A ship was delivered today.
Not a physical, dropped-on-your-doorstep kind of delivery. This delivery was more like a birth, as tons of steel, aluminum and wiring began a new life as an ocean research vessel.
The Research Vessel Sikuliaq now officially exists after years of being just an idea, a proposal and a construction contract. The R/V Sikuliaq, pronounced “see-KOO-lee-ack,” is owned by the National Science Foundation and operated by the University of Alaska Fairbanks.
“The delivery of R/V Sikuliaq to the University of Alaska Fairbanks represents a major milestone in our efforts to modernize the U.S. academic research fleet and will provide the science community with technologically advanced tools to conduct cutting-edge research in polar waters,” said Bob Houtman, head of the NSF Ocean Sciences Integrative Programs Section.
Documents signed today mark the hand-off of Sikuliaq from the shipbuilder to UAF.
“Today marks a new era of oceanographic research, especially in our arctic waters,” said UAF Chancellor Brian Rogers. “UAF is looking forward to partnering with researchers from Alaska and around the globe to make tomorrow’s groundbreaking scientific discoveries.”
A thorough testing of all the ship’s systems in ocean and ice conditions will take place during the coming year as a follow up to the ship construction, but today’s delivery is a significant milestone as it signals a shift in focus from construction to operations.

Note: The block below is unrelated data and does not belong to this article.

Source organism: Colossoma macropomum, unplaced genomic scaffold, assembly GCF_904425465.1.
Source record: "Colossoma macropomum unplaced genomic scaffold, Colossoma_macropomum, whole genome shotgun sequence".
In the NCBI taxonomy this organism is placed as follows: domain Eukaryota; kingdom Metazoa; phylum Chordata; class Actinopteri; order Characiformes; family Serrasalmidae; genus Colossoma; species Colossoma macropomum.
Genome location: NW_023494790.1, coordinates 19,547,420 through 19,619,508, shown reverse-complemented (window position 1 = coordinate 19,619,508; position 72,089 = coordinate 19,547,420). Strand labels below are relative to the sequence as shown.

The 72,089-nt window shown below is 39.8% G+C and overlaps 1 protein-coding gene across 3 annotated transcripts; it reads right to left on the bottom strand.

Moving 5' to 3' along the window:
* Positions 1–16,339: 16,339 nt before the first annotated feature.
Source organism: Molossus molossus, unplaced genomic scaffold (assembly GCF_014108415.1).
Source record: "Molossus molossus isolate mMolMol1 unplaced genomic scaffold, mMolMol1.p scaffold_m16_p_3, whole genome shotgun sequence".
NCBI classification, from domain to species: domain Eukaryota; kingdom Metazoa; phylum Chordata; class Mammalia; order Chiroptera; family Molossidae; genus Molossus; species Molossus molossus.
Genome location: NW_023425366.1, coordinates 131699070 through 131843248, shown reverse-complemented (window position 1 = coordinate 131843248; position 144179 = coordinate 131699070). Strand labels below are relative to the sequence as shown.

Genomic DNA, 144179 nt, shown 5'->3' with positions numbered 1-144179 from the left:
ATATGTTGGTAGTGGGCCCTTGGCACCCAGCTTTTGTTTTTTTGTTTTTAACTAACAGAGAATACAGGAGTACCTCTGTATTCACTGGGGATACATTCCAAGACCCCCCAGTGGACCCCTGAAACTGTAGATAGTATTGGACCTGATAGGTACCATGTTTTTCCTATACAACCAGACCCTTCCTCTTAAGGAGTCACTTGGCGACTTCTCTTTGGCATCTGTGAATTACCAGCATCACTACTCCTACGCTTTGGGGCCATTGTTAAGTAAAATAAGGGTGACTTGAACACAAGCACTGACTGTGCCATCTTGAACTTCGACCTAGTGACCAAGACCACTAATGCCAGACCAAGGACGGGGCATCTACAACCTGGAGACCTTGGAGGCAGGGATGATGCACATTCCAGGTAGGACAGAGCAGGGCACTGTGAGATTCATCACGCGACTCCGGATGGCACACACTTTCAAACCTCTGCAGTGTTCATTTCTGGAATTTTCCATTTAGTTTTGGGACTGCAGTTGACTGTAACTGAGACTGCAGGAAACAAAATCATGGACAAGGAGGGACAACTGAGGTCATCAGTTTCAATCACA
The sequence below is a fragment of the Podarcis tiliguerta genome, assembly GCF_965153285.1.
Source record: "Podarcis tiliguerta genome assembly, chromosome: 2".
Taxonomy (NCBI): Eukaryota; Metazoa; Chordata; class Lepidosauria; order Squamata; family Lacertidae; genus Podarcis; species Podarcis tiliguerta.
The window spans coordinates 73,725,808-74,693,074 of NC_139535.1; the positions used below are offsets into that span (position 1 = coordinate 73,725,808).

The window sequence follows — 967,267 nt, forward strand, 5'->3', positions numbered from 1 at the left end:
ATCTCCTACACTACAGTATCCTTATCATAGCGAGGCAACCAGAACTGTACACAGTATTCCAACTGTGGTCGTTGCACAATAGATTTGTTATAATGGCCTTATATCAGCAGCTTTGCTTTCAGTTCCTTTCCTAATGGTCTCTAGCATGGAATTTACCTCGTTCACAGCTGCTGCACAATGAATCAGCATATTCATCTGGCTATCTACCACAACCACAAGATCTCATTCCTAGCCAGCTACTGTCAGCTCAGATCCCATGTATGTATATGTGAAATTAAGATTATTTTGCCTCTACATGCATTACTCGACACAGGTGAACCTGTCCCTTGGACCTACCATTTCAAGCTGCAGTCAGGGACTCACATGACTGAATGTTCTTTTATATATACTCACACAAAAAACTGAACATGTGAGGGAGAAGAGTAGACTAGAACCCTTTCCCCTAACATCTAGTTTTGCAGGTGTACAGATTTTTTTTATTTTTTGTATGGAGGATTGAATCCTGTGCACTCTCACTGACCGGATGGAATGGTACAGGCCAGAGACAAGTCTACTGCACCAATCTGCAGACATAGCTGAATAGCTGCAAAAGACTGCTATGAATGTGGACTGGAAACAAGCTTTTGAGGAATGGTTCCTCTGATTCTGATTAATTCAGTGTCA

“The significance of today’s acceptance of the Sikuliaq, after 30 years of effort, is almost impossible to fathom,” said Michael Castellini, dean of the UAF School of Fisheries and Ocean Sciences. “To be here at the very beginning of a great change in Arctic exploration, built on the shoulders of decades of visionaries and dedicated individuals, with a limitless future ahead is a great day.”
During the next month, UAF will outfit the 261-foot ship and train the crew. Over the summer, the vessel will transit from the Great Lakes to the Pacific Ocean via the Panama Canal. In preparation for science operations, additional equipment will be installed and a series of testing exercises will be completed while Sikuliaq is en route.
The first research cruises are scheduled to begin in October in the Pacific Ocean. Sikuliaq is expected to arrive in Alaska waters in February. A commissioning ceremony in the ship’s homeport of Seward, Alaska, is scheduled for March 2015.
Sikuliaq is the first vessel in the U.S. academic research fleet capable of breaking through sea ice up to 2.5 feet thick, making it uniquely capable of conducting polar and sub-polar research. The ship will allow researchers to collect sediment samples directly from the seafloor, host remotely operated vehicles and use a suite of winches to raise and lower science equipment throughout the water column. The vessel is equipped with an array of sonar systems for mapping not only the ocean floor but also biomasses and ocean currents within the water column.
NSF announced funding for the vessel five years ago as the first major project funded from NSF’s portion of the American Recovery and Reinvestment Act. The total cost for the project is $200 million. The ship was designed by The Glosten Associates, marine architects located in Seattle, and built by Marinette Marine Corp. of Marinette, Wisconsin.
Contact: Sharice Walker, public information officer, UAF School of Fisheries and Ocean Sciences, 907-474-7208
On the web: www.sikuliaq.alaska.edu